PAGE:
Evaluation of a Training Program to Improve Organizational Capacity for Health Systems AnalyticsFunding None.
19 April 2019
06 July 2019
28 August 2019 (online)
Objective The Leadership in Analytics and Data Science (LEADS) course was evaluated for effectiveness. LEADS was a 6-month program for working biomedical and health informatics (BMHI) professionals designed to improve analytics skills, knowledge of enterprise applications, data stewardship, and to foster an analytics community of practice through lectures, hands-on skill building workshops, networking events, and small group projects.
Methods The effectiveness of the LEADS course was evaluated using the Kirkpatrick Model by assessing pre- and postcourse knowledge, analytics capabilities, goals, practice, class lecture reaction, and change in the size of participant professional networks. Differences in pre- and postcourse responses were analyzed with a Wilcoxon signed rank test to determine significance, and effect sizes were computed using a z-statistic.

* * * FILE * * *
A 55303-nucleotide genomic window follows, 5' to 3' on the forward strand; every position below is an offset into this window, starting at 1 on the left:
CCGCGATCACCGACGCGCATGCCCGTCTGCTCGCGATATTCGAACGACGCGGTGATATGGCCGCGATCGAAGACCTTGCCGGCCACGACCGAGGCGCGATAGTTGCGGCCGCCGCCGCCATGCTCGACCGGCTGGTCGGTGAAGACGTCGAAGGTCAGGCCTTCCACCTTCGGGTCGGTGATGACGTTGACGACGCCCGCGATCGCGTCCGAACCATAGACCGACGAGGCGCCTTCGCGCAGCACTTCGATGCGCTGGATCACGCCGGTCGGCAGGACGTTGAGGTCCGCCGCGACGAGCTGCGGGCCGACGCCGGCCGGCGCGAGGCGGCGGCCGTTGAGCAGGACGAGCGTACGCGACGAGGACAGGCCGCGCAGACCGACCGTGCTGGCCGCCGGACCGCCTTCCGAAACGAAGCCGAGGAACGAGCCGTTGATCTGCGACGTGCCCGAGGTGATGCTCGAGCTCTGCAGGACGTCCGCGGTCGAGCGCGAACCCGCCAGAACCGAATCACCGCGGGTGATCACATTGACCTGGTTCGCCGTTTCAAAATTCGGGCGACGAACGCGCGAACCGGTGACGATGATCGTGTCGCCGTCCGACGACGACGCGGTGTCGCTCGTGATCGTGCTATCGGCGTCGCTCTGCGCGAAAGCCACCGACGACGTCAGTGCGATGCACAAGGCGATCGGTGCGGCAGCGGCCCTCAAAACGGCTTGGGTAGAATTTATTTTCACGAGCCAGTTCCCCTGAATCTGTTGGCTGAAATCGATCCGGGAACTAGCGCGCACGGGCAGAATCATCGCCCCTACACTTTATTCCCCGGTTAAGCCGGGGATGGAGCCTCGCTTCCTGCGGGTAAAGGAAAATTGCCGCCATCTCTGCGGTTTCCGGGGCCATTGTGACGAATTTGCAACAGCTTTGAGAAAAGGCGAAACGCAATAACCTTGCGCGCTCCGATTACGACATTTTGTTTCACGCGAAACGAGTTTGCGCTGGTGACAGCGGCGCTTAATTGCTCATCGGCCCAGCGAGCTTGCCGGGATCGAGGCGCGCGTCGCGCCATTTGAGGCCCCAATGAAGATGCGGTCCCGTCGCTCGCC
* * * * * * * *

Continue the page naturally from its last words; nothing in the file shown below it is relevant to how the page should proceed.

Results Twenty-nine students completed the course with 96% of respondents reporting that they were “very” or “extremely” likely to recommend the course. Participants reported improvement in several analytics capabilities including Epic data warehousing (p = 0.017), institutional review board policy (p = 0.005), and data stewardship (p = 0.007). Changes in practice patterns mirrored those in self-reported capability. On average, the participant professional network doubled.
Conclusion LEADS was the first course targeted to working BMHI professional at a large academic medical center to have a formal effectiveness evaluation be published in the literature. The course achieved the goals of expansion of BMHI knowledge, skills, and professional networks. The LEADS course provides a template for continuing education of working BMHI professionals.
Protection of Human and Animal Subjects
This study was performed in compliance with the World Medical Association Declaration of Helsinki on Ethical Principles for Medical Research Involving Human Subjects, and was reviewed by the JHM Institutional Review Board.
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